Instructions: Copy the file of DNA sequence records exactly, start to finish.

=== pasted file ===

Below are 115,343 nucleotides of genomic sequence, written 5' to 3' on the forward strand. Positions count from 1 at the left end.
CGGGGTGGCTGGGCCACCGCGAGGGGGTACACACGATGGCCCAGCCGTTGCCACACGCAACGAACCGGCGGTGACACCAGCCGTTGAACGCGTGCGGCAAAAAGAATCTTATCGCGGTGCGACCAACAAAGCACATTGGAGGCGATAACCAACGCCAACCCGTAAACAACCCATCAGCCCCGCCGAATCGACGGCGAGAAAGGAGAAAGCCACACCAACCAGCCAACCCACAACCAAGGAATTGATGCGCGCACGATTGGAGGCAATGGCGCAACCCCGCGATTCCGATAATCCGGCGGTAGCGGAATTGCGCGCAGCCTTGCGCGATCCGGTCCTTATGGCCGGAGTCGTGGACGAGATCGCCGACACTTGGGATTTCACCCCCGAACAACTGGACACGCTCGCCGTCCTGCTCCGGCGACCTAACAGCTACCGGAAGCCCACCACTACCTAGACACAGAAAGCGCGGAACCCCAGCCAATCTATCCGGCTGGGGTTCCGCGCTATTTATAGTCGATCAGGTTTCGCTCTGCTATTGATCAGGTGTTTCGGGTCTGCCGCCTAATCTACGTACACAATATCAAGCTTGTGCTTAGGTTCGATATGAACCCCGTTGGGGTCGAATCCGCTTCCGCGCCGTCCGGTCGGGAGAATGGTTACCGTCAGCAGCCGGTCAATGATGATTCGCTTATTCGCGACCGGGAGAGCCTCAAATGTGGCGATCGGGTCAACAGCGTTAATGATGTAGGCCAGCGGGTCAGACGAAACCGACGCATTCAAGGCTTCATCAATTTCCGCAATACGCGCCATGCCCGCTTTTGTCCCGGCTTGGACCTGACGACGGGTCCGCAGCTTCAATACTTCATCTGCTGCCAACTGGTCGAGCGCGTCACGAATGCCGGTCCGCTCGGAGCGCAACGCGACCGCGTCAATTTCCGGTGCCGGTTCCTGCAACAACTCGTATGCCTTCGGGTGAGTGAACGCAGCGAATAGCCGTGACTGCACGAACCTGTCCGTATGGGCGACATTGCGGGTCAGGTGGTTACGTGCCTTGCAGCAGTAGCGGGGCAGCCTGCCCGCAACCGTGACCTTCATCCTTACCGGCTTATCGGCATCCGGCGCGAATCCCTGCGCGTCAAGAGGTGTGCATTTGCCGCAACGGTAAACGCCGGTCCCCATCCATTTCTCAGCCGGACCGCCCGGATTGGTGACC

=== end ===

Below are 115,343 nucleotides of genomic sequence, written 5' to 3' on the forward strand. Positions count from 1 at the left end.
CGGGGTGGCTGGGCCACCGCGAGGGGGTACACACGATGGCCCAGCCGTTGCCACACGCAACGAACCGGCGGTGACACCAGCCGTTGAACGCGTGCGGCAAAAAGAATCTTATCGCGGTGCGACCAACAAAGCACATTGGAGGCGATAACCAACGCCAACCCGTAAACAACCCATCAGCCCCGCCGAATCGACGGCGAGAAAGGAGAAAGCCACACCAACCAGCCAACCCACAACCAAGGAATTGATGCGCGCACGATTGGAGGCAATGGCGCAACCCCGCGATTCCGATAATCCGGCGGTAGCGGAATTGCGCGCAGCCTTGCGCGATCCGGTCCTTATGGCCGGAGTCGTGGACGAGATCGCCGACACTTGGGATTTCACCCCCGAACAACTGGACACGCTCGCCGTCCTGCTCCGGCGACCTAACAGCTACCGGAAGCCCACCACTACCTAGACACAGAAAGCGCGGAACCCCAGCCAATCTATCCGGCTGGGGTTCCGCGCTATTTATAGTCGATCAGGTTTCGCTCTGCTATTGATCAGGTGTTTCGGGTCTGCCGCCTAATCTACGTACACAATATCAAGCTTGTGCTTAGGTTCGATATGAACCCCGTTGGGGTCGAATCCGCTTCCGCGCCGTCCGGTCGGGAGAATGGTTACCGTCAGCAGCCGGTCAATGATGATTCGCTTATTCGCGACCGGGAGAGCCTCAAATGTGGCGATCGGGTCAACAGCGTTAATGATGTAGGCCAGCGGGTCAGACGAAACCGACGCATTCAAGGCTTCATCAATTTCCGCAATACGCGCCATGCCCGCTTTTGTCCCGGCTTGGACCTGACGACGGGTCCGCAGCTTCAATACTTCATCTGCTGCCAACTGGTCGAGCGCGTCACGAATGCCGGTCCGCTCGGAGCGCAACGCGACCGCGTCAATTTCCGGTGCCGGTTCCTGCAACAACTCGTATGCCTTCGGGTGAGTGAACGCAGCGAATAGCCGTGACTGCACGAACCTGTCCGTATGGGCGACATTGCGGGTCAGGTGGTTACGTGCCTTGCAGCAGTAGCGGGGCAGCCTGCCCGCAACCGTGACCTTCATCCTTACCGGCTTATCGGCATCCGGCGCGAATCCCTGCGCGTCAAGAGGTGTGCATTTGCCGCAACGGTAAACGCCGGTCCCCATCCATTTCTCAGCCGGACCGCCCGGATTGGTGACC